Rocket leak delays space station delivery launch (Update)

Apr 14, 2014 by Marcia Dunn
This Tuesday, March 26, 2013 file photo provided by NASA shows the release of the SpaceX Dragon-2 spacecraft from the International Space Station. NASA is pressing ahead, on Monday, April 14, 2014, with the planned launch of a supply ship despite a critical computer outage at the International Space Station, promising the situation is safe. (AP Photo/NASA)

A space station cargo ship will remain Earthbound for a while longer.

With just over an hour remaining, the Space X company called off Monday's planned launch because of a rocket leak. A new launch date was not set; the next opportunity would be Friday.

Officials said a helium leak in the first-stage of the unmanned Falcon rocket forced the postponement. The launch already had been delayed a full month for various reasons.

Over the weekend, NASA almost postponed the launch because of a computer outage at the International Space Station. But it decided Sunday that everything would be safe for the arrival of the Dragon capsule and its 2½ tons of supplies.

The computer, a critical backup, failed outside the space station Friday as flight controllers were trying to activate it for a routine software load.

It's the first breakdown ever of one of these so-called space station MDMs, or multiplexer-demultiplexers, used to route computer commands for a wide variety of systems. Forty-five MDMs are scattered around the orbiting lab. The failed one is located outside and therefore will require spacewalking repairs.

The Dragon capsule holds a gasket-like material for next week's computer replacement. This new material was rushed to the launch site over the weekend and loaded into the Dragon.

NASA astronauts Rick Mastracchio and Steven Swanson will perform the spacewalk next Tuesday—regardless of whether the Dragon flies by then. It will take several days to get the replacement computer ready for installing, thus the one-week wait before the job, NASA's Kenny Todd, a station operations manager, said Monday.

SpaceX—Space Exploration Technologies Corp. of California—is one of two American companies hired by NASA to fill the cargo gap left when the space shuttles retired in 2011. Orbital Sciences Corp. of Virginia is the other.

Explore further: SpaceX reschedules space station resupply launch

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Requiem
2.3 / 5 (3) Apr 14, 2014
Wow, this just got delayed AGAIN. This time due to a leak in the Falcon's helium tank. To a day that is supposed to have bad weather, so probably another delay.

After waiting 2+ months due to 2 real delays and one false alarm for such an exciting launch, you'd think that SpaceX would be ready to go. I'm probably their biggest fanboy but I'm seriously annoyed right now, this is just sheer incompetence and crap preparation activities. They are better than this, it's really sad to see. Especially if they think they are going to be using Falcon 9Rs 1,000 times each, which Elon Musk has actually spoken about in the context of $50,000 launches. That idea is straight up laughable given today's events. Maybe you should work on your welding skills before you take to space, Elon.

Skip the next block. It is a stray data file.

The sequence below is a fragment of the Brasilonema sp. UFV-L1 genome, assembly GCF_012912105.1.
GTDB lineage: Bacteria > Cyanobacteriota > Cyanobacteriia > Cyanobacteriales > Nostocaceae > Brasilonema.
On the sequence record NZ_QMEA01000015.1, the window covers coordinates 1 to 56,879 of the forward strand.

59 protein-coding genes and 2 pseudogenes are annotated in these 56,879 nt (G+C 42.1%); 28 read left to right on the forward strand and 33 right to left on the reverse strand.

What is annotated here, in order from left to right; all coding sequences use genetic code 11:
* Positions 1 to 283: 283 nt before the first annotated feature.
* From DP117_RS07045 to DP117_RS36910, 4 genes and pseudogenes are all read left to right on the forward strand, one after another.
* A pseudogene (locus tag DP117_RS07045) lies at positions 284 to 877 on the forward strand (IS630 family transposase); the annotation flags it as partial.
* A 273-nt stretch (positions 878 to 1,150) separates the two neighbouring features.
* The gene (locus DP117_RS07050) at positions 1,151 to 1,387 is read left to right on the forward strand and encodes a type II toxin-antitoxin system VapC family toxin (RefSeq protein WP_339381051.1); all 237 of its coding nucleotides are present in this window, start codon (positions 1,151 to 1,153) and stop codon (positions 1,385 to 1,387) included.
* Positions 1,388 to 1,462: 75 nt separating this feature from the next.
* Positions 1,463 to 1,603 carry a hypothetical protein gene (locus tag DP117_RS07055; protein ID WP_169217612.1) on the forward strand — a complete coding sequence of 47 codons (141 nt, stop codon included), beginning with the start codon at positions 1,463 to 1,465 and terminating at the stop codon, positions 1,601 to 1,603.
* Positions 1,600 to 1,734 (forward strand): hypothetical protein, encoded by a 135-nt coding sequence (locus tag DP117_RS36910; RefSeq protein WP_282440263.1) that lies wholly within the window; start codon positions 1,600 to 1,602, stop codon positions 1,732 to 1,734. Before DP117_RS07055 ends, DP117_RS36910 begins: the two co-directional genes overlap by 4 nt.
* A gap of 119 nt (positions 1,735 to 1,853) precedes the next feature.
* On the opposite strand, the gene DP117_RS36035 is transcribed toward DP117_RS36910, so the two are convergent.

I mean %*#(*%& seriously. They can't even figure out how to test for a leak in a simple tank while sitting still at 1bar of pressure GIVEN ALMOST THREE MONTHS OF DELAYS and they think that these things will make it through max-q 1,000 times each? Hahahaha! Keep in mind that we're talking about one of the most basic components of a very complicated system here...

Weak. And extremely disappointing that I feel this way about them right now.
philw1776
1 / 5 (1) Apr 14, 2014
Emotional over reaction, but your point is valid that the engineering unreality of repeated rapid cycle launches of a vehicle is marketing hype at the moment.
Lex Talonis
2.3 / 5 (3) Apr 14, 2014
Why in the fuck are they NOT using simple solid rocket boosters stages and a liquid fuel for the final incoming part of the flight.

Black powder and bamboo sticks are cheap - reliable and has an indefinite shelf life if kept dry.

While huge bottles are hard to come by, drilling a big hole in the ground is easy.
ScottyB
5 / 5 (3) Apr 15, 2014
@Requiem Incompetence?? I am sure like me you would rather see a successful launch than a catastrophic failure resulting in an explosion. THIS is why SpaceX has the highest safety record around, yes i agree it is a little infuriating to have it delayed again and again but i would rather than than something to go wrong.

Well done to them for spotting the leak before it was too late, i can not wait to see this bird come down and make a safe splash down in the ocean. Go SpaceX

Requiem
1 / 5 (2) Apr 15, 2014
@Requiem Incompetence?? I am sure like me you would rather see a successful launch than a catastrophic failure resulting in an explosion. THIS is why SpaceX has the highest safety record around, yes i agree it is a little infuriating to have it delayed again and again but i would rather than than something to go wrong.

Well done to them for spotting the leak before it was too late, i can not wait to see this bird come down and make a safe splash down in the ocean. Go SpaceX


Uhh, my definition of "before it's too late" would ideally be BEFORE it's sitting on the pad with less than an hour to go for liftoff, especially after however many months they had legitimately scheduled for prep and the additional 2-3 months of delays???